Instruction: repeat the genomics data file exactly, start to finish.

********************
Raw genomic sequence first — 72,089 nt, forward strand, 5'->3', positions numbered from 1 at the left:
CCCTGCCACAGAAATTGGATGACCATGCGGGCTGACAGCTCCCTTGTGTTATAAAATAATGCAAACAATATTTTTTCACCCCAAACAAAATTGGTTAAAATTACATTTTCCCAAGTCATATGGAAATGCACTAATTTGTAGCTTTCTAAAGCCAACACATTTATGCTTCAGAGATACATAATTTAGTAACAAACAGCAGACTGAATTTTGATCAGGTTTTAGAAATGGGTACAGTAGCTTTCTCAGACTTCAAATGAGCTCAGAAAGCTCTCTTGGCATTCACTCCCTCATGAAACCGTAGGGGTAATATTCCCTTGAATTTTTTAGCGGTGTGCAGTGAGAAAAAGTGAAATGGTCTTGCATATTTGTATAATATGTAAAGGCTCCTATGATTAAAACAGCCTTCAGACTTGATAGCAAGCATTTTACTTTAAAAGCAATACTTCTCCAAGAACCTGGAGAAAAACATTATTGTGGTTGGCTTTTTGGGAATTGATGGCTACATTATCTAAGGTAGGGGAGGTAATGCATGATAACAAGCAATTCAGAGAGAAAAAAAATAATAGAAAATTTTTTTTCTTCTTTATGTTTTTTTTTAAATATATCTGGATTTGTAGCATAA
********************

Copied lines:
Raw genomic sequence first — 72,089 nt, forward strand, 5'->3', positions numbered from 1 at the left:
CCCTGCCACAGAAATTGGATGACCATGCGGGCTGACAGCTCCCTTGTGTTATAAAATAATGCAAACAATATTTTTTCACCCCAAACAAAATTGGTTAAAATTACATTTTCCCAAGTCATATGGAAATGCACTAATTTGTAGCTTTCTAAAGCCAACACATTTATGCTTCAGAGATACATAATTTAGTAACAAACAGCAGACTGAATTTTGATCAGGTTTTAGAAATGGGTACAGTAGCTTTCTCAGACTTCAAATGAGCTCAGAAAGCTCTCTTGGCATTCACTCCCTCATGAAACCGTAGGGGTAATATTCCCTTGAATTTTTTAGCGGTGTGCAGTGAGAAAAAGTGAAATGGTCTTGCATATTTGTATAATATGTAAAGGCTCCTATGATTAAAACAGCCTTCAGACTTGATAGCAAGCATTTTACTTTAAAAGCAATACTTCTCCAAGAACCTGGAGAAAAACATTATTGTGGTTGGCTTTTTGGGAATTGATGGCTACATTATCTAAGGTAGGGGAGGTAATGCATGATAACAAGCAATTCAGAGAGAAAAAAAATAATAGAAAATTTTTTTTCTTCTTTATGTTTTTTTTTAAATATATCTGGATTTGTAGCATAA